31 Qui pectus inaniter angit. The word inaniter, as well as falsis, applied in the following line to terroribus, would express that wondrous force of dramatic representation, which compels us to take part in feigned adventures and situations, as if they were real; and exercises the passions with the same violence in remote, fancied scenes, as in the present distresses of real life. HURD.

32 We must understand this of different plays, for the Greek and Roman stage by no means allowed that change of scenes which is indulged to an English theater. Argos, Thebes, Athens according to the expression of Torrentius, were the dwelling-houses of tragedy. FRAN.

care ; if

you would fill with books (the library you have erected], an offering worthy of Apollo, and add an incentive to the poets, that with greater eagerness they may apply to verdant Helicon.

We poets, it is true (that I may hew down my own vineyards), often do ourselves many mischiefs, when we present å work to you while thoughtful or fatigued; when we are pained, if my friend has dared to find fault with one line : when, unasked, we read over again passages already repeated : when we lament that our labors do not appear, and our poems, spun out in a fine thread : when we hope the thing will come to this, that as soon as you are apprised we are penning verses, you will kindly of yourself send for us, and secure us from want, and oblige us to write. But yet it is worth while to know, who shall be the priests*' of your virtue signalized in war and at home, which is not to be trusted to an unworthy poet. A favorite of king Alexander the Greatăwas that Chærilus, who to his uncouth and ill-formed verses owed the many pieces he received of Philip's royal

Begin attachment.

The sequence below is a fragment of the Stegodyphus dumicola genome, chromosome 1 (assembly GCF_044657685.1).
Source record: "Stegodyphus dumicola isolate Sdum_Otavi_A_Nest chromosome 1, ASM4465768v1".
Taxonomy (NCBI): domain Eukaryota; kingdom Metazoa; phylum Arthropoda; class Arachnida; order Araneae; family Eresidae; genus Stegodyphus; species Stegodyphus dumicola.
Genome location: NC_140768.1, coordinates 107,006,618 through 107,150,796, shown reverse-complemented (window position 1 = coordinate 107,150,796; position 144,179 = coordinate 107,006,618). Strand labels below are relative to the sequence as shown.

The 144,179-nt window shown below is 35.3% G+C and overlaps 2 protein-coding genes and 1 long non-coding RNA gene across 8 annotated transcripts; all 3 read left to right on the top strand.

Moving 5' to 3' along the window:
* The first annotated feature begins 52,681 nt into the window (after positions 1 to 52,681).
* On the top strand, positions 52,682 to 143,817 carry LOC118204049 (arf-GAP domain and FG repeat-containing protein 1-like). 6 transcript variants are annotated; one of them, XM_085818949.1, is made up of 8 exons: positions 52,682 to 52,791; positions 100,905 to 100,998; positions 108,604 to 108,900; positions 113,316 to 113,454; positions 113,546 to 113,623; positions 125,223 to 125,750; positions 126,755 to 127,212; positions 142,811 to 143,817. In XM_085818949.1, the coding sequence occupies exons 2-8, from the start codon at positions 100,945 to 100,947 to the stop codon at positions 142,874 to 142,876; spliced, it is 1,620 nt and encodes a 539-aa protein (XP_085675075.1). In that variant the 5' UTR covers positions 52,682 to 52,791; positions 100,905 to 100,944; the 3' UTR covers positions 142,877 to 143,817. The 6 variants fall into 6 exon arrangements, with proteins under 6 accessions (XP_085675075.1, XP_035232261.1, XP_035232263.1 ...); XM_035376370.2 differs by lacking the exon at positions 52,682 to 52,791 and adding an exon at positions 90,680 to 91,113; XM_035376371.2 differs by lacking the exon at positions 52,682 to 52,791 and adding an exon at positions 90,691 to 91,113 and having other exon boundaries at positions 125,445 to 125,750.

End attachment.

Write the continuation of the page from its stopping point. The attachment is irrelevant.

33 Ædituos. Since the time that Augustus had received divine honors, our poet looked upon his actions as things sacred. His virtue is now become a goddess, and hath a temple consecrated to her, and poets are the guardians of it and of its mysteries. Such is the meaning of Ædituos. FRAN.

34 This praise of Augustus, arising from the comparison of his character with that of Alexander, is extremely fine. It has been observed of the Macedonian, ly his historians and panegyrists, that to the stern virtues of the conqueror, he had joined the softer accomplishments of the virtuoso, in a just discerrment and love of poetry and of the elegant arts. The one was thought clear, from his admiration and study of Homer; and the other, from his famour edict concerning Apelles and Lysippus, could not be denied. Horace finds means to turn both these circumstances in his story to the advantage of his prince.

From his extravagant pay of such a wretched versifier as Charilus, he would insinuate that Alexander's love of the muse was, in fact, but a blind, unintelligent impulse toward glory. And, from his greater skill in the arts of sculpture and of painting than of verse, he represents him as more concerned about the drawing of his figure than the portraiture of his manners and mind. Whereas Augustus, by his liberalities to Varius and Virgil, had discovered the truest taste in the art from which he ex. pected immortality; and, in trusting to that as the chief instrument of his fame, had confessed a prior regard to those mental virtues which are the real ornament of humanity, before that look of terror, and air and attitude of victory, in which the brute violence of Alexander most do .lighted to be shown. HURD.